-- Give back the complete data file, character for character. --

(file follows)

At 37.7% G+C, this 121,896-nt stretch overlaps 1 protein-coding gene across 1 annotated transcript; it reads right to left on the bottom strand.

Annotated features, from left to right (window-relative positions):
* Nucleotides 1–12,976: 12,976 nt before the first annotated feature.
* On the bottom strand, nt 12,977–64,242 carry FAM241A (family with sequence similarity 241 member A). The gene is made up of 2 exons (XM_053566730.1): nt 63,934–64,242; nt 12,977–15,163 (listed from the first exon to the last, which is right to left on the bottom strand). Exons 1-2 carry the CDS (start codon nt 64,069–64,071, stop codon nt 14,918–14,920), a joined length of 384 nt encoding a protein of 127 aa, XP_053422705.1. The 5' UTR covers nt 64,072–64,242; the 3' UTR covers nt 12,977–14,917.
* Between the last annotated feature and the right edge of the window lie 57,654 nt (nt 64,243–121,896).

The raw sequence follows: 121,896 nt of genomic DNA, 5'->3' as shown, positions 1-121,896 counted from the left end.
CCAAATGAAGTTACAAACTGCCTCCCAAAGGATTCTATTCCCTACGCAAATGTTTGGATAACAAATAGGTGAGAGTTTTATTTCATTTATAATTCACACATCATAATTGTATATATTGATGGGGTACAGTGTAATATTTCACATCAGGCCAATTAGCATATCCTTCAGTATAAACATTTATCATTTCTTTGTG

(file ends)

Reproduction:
At 37.7% G+C, this 121,896-nt stretch overlaps 1 protein-coding gene across 1 annotated transcript; it reads right to left on the bottom strand.

Annotated features, from left to right (window-relative positions):
* Nucleotides 1–12,976: 12,976 nt before the first annotated feature.
* On the bottom strand, nt 12,977–64,242 carry FAM241A (family with sequence similarity 241 member A). The gene is made up of 2 exons (XM_053566730.1): nt 63,934–64,242; nt 12,977–15,163 (listed from the first exon to the last, which is right to left on the bottom strand). Exons 1-2 carry the CDS (start codon nt 64,069–64,071, stop codon nt 14,918–14,920), a joined length of 384 nt encoding a protein of 127 aa, XP_053422705.1. The 5' UTR covers nt 64,072–64,242; the 3' UTR covers nt 12,977–14,917.
* Between the last annotated feature and the right edge of the window lie 57,654 nt (nt 64,243–121,896).

The raw sequence follows: 121,896 nt of genomic DNA, 5'->3' as shown, positions 1-121,896 counted from the left end.
CCAAATGAAGTTACAAACTGCCTCCCAAAGGATTCTATTCCCTACGCAAATGTTTGGATAACAAATAGGTGAGAGTTTTATTTCATTTATAATTCACACATCATAATTGTATATATTGATGGGGTACAGTGTAATATTTCACATCAGGCCAATTAGCATATCCTTCAGTATAAACATTTATCATTTCTTTGTG